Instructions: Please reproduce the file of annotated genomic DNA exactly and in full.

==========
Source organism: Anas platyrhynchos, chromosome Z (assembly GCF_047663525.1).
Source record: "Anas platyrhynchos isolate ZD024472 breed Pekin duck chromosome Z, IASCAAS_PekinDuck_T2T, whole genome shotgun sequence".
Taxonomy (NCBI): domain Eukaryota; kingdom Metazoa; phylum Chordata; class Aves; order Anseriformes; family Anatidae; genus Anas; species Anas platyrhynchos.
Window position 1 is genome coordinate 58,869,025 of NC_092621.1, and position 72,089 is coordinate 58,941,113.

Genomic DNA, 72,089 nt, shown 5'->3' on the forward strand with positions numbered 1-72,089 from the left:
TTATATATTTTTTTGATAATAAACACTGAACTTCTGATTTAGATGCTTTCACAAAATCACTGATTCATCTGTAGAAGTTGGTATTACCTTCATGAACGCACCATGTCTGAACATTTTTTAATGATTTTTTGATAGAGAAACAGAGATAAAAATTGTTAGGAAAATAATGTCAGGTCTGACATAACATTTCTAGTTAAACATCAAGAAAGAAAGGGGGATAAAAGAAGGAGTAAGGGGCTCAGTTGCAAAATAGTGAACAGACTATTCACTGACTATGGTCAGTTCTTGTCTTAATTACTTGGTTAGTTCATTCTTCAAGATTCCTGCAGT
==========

Source organism: Anas platyrhynchos, chromosome Z (assembly GCF_047663525.1).
Source record: "Anas platyrhynchos isolate ZD024472 breed Pekin duck chromosome Z, IASCAAS_PekinDuck_T2T, whole genome shotgun sequence".
Taxonomy (NCBI): domain Eukaryota; kingdom Metazoa; phylum Chordata; class Aves; order Anseriformes; family Anatidae; genus Anas; species Anas platyrhynchos.
Window position 1 is genome coordinate 58,869,025 of NC_092621.1, and position 72,089 is coordinate 58,941,113.

Genomic DNA, 72,089 nt, shown 5'->3' on the forward strand with positions numbered 1-72,089 from the left:
TTATATATTTTTTTGATAATAAACACTGAACTTCTGATTTAGATGCTTTCACAAAATCACTGATTCATCTGTAGAAGTTGGTATTACCTTCATGAACGCACCATGTCTGAACATTTTTTAATGATTTTTTGATAGAGAAACAGAGATAAAAATTGTTAGGAAAATAATGTCAGGTCTGACATAACATTTCTAGTTAAACATCAAGAAAGAAAGGGGGATAAAAGAAGGAGTAAGGGGCTCAGTTGCAAAATAGTGAACAGACTATTCACTGACTATGGTCAGTTCTTGTCTTAATTACTTGGTTAGTTCATTCTTCAAGATTCCTGCAGT